Pending homes sales increased in the US for the first time in three months
After declining for three months in a row, pending home sales in the United States increased again in all but one region in June, the latest index report shows.
Only the Midwest saw a fall in activity as elsewhere sales were up by 1.5% and the index from the National Association of Realtors increased annually for the first time since March.
Lawrence Yun, NAR chief economist, said that the bounce back in pending sales in most of the country in June is a welcoming sign. ‘The first half of 2017 ended with a nearly identical number of contract signings as one year ago, even as the economy added 2.2 million net new jobs,’ he pointed out.
‘Market conditions in many areas continue to be fast paced, with few properties to choose from, which is forcing buyers to act almost immediately on an available home that fits their criteria,’ he explained.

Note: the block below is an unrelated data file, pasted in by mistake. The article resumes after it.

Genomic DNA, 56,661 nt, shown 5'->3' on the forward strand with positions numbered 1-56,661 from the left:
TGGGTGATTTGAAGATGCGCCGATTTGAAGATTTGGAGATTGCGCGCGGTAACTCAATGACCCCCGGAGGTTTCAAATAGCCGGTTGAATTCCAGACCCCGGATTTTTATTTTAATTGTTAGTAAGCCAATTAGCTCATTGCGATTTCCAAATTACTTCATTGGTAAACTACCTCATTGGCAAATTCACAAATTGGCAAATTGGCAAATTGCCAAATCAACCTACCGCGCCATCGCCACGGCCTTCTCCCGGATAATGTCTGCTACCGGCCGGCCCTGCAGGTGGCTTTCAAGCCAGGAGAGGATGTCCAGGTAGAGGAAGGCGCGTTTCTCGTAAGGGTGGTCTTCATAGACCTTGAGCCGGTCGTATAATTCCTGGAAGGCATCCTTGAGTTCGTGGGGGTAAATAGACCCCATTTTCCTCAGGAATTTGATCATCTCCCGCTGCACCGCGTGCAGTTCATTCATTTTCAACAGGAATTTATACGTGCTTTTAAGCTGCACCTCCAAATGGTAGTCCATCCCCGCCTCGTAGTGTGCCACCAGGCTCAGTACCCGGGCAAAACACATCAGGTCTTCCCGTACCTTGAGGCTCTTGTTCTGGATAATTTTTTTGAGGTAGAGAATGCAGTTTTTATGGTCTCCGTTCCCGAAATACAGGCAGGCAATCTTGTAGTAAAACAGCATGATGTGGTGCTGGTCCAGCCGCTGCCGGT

But he added that low supply is an ongoing issue holding back activity. ‘Housing inventory declined last month and is a staggering 7.1% lower than a year ago,’ he said. Heading into the second half of the year, Yun expects existing home sales to finish around 5.56 million, which is an increase of 2.6% from 2016.
The national median existing home price this year is expected to increase around 5%, similar to the 5.1% increase recorded in 2016.
A breakdown of the figures show that pending home sales increased by 0.7% in the Northeast and are now 2.9% higher than a year ago while in the Midwest they fell by 0.5% and are 3.4% lower year on year.
Pending home sales in the South rose 2.1% are now 2.6 percent above last June while in the West they grew 2.9% but are still 1.1% below a year ago.